Ultimately, the best defense against scams is hiring a trademark attorney – this will ensure that all updates and notifications from the USPTO will be funneled through them. They can help you remain vigilant against phony solicitations and offer valuable advice in other trademark matters, saving you money and stress in the long run.

What is a Trademark Disclaimer?

A disclaimer is a statement that indicates that the applicant does not have the exclusive right to use a specific word of a trademark by itself.

Disclaimers are required for composite trademarks (English translation=trademarks with more than one word or design marks with separate elements) for the portion of the trademark that is merely descriptive, generic, or geographic or it contains a company designation or a well-known symbol such as the dollar sign ($). The disclaimer statement indicates that the applicant does not have the exclusive right to use that specific word of the trademark when standing alone. The exclusive trademark rights exist in the entire mark. The reasoning for disclaimers is that these types of words and/or symbols are needed by other people and businesses to describe their goods and/or services. So no one gets to claim exclusive rights to these terms.

For example, if you tried to register a beer named Legalese IPA, you would probably have to disclaim the exclusive rights to “IPA”. The IPA element is descriptive and un-registerable by itself. While you would be able to stop other breweries from naming their beers Legalese Stout, you are not able to stop anyone from calling a beer an IPA.

Here are some famous examples of disclaimers:

STARBUCKS COFFEE – No claim is made to the exclusive right to use “coffee” apart from the mark as shown.

KIA MOTORS – No claim is made to the exclusive right to use “motors” apart from the mark as shown.

BURGER KING – No claim is made to the exclusive right to use “burger” apart from the mark as shown.

Trademark State Registration

I don’t distribute my goods out of state. Can I still trademark my names?
The short answer is YES!

The Lanham Act (also known as the Trademark Act of 1946) is the federal statute that governs trademarks. Generally, the Lanham Act requires that a mark is used in interstate commerce before it may be registered as a federal trademark.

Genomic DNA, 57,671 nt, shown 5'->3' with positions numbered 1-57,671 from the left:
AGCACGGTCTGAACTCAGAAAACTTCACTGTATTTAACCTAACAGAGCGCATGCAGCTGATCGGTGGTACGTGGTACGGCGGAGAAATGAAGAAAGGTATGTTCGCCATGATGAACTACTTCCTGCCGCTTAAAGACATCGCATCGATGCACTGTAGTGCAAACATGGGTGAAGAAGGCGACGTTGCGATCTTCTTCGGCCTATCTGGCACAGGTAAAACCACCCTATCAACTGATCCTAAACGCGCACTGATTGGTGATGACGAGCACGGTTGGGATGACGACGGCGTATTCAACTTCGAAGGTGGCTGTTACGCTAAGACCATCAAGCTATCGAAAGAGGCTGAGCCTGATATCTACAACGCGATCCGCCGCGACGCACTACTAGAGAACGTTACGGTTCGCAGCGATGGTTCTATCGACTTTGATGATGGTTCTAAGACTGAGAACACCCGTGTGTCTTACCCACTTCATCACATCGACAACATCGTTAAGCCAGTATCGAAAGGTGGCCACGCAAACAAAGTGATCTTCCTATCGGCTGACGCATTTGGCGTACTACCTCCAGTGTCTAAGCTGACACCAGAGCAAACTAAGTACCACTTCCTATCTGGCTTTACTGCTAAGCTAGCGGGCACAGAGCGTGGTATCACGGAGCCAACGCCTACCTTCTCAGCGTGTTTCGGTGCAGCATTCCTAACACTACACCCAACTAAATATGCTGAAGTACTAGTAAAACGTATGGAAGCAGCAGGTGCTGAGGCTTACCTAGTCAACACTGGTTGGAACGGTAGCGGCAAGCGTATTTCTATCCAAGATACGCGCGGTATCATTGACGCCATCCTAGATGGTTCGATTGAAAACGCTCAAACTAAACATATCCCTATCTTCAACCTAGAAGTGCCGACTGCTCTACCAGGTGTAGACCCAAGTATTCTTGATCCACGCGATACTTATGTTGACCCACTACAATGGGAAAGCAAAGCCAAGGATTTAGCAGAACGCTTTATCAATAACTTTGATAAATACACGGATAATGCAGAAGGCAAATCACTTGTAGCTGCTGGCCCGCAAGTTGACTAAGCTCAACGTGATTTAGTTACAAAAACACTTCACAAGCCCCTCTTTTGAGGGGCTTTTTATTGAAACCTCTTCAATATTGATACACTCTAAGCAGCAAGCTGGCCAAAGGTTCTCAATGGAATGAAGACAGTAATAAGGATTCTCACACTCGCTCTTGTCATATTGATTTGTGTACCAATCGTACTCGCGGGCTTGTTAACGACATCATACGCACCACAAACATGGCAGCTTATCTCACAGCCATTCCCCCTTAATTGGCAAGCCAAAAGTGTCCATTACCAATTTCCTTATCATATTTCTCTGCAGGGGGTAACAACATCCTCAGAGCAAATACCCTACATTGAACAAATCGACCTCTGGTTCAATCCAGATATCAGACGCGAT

Thankfully, interstate commerce is broadly defined.

Traditionally, interstate commerce has been focused on whether or not goods have physically crossed state lines. Due to the nature of modern commerce, travel, and the expanding reach of the internet, the lines for what is truly “local” has changed over the years.

“Use in Commerce” Within a State
Adidas (the shoe and apparel company) tried to trademark “ADIZERO” for athletic apparel (fun fact-one of the founding brothers of Adidas broke off and formed the shoe company Puma). The Trademark Office blocked this trademark because of a likelihood of confusion with the trademark “ADD A ZERO,” which was a clothing trademark owned by a church in Illinois for its fundraising campaign to encourage its congregants to add a zero to their donations (as in don’t give $10, give $100).

Adidas argued that the church’s marks were not in interstate commerce. The Illinois church defended the alleged non-use in interstate commerce argument by offering evidence that it had sold two hats bearing the contested marks to a parishioner who resided across state lines in Wisconsin. The sale occurred within Illinois, so the church did not rely on a sale made to a customer located across state lines at the time of the purchase. Adidas argued that the sale of two hats were “De Minimis,” meaning too trivial or minor to merit consideration for interstate commerce. Adidas won at the trademark court and the decision was appealed.
The Federal Circuit on appeal clarified the broad protection of the Lanham Act and reversed the trademark court holding. The Federal Circuit stated that the Lanham Act defines interstate commerce as all commerce which may lawfully be regulated by Congress.

The Federal Circuit held on appeal that the church’s sale of two hats showed that the marks were used in interstate commerce for Lanham Act purposes. The Federal Circuit Court held that the church was not required to present evidence that its sale of hats actually affected interstate commerce, or even to show that the hats were destined to cross state lines. Rather, the church merely needed to show that its sale activity, even if just local, fell “within a category of conduct that, in the aggregate” could exert a substantial effect on interstate commerce.

Say That Again Please (In English)
You make goods. Your goods are offered for sale. Out of state people may purchase said goods at your retail location or other locales. These purchases in the aggregate can affect interstate commerce.

Helpful Tips
Because the law (or the courts’ interpretation of the law) can change, here are some practical tips to ensure that you have interstate commerce goods:

  1. When you release new goods, make sure to get it on the worldwide web (whether through your own website or through the various social media channels).
  2. Encourage your guests to review your goods on the various review websites (odds are good you will have plenty of out of state reviews).